In November last year, Brazil's National Health Monitoring Agency launched a public debate on regulations that would ban radio and tv advertising for soft drinks and foods with sugar, saturated fat or salt. The government is expected to issue a decree on
such measures in June. Brazil is not alone. Junk food regulation bills are also on the anvil in other Latin American countries such as Mexico and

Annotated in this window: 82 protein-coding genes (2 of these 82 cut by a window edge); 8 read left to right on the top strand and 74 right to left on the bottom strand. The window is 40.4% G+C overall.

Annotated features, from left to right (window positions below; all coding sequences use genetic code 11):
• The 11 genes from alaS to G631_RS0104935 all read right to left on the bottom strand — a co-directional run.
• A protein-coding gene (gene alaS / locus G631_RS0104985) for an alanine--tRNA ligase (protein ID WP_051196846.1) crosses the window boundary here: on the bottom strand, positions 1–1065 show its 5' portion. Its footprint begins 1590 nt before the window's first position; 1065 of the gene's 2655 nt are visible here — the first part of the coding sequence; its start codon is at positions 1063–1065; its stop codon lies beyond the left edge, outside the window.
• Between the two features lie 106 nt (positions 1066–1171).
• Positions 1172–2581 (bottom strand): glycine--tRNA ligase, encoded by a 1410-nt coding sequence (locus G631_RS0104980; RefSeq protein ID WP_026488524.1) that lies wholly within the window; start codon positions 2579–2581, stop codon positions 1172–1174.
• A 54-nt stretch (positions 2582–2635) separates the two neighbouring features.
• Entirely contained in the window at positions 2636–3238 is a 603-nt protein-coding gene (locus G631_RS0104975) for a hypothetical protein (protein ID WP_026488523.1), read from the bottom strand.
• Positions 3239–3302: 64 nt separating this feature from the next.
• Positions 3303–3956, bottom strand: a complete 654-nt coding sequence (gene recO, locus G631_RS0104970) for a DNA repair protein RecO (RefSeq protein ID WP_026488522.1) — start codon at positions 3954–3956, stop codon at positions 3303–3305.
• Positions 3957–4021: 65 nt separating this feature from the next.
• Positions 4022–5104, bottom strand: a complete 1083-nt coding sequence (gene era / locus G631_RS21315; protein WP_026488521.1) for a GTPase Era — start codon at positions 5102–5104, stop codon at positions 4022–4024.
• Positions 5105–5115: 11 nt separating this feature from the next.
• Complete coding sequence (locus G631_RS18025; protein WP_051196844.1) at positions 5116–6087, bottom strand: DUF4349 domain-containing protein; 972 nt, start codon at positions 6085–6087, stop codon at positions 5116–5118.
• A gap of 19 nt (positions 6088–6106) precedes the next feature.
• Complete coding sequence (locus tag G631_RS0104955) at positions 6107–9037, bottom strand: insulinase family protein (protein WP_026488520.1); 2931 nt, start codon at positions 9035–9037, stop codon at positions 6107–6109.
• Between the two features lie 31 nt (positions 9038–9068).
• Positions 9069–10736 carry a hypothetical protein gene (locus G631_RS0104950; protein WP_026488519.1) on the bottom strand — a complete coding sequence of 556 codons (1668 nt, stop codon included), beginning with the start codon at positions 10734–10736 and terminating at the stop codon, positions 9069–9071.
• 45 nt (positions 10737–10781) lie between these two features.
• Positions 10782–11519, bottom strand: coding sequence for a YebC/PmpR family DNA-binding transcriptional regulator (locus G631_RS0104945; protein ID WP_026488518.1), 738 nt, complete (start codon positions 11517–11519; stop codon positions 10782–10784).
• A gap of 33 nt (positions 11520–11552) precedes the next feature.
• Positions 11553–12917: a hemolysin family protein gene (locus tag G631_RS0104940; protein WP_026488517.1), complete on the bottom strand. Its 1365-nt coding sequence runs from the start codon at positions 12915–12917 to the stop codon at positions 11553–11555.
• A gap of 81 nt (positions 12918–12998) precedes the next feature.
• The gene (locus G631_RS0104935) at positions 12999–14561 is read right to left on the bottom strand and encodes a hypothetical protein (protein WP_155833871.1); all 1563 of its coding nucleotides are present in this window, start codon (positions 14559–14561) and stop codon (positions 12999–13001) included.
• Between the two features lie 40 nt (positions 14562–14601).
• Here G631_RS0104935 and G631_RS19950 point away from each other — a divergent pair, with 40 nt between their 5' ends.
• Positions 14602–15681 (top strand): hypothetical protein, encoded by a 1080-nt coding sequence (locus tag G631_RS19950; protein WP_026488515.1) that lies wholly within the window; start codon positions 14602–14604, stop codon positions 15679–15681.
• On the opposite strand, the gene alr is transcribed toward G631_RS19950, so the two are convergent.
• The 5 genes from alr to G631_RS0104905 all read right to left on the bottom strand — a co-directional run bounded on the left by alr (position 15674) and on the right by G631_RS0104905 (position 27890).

Regulating advertising "is an essential to contain childhood obesity," says Mariana del Bosco Rodrigues, a nutritionist with the Brazilian Association for the Study of Obesity. Murilo Diversi, a food expert at idec, the Brazilian consumer defence institute, said that in his country, junk food ads can be regulated by decree. But things have not been that smooth in Mexico. Here lawmakers have been studying a bill for restricting junk food ads.There is also a bill for labelling such products with warnings about their lack of nutritional value. But these have run into roadblocks, and lawmakers have reported meddling and even threats from manufacturers.
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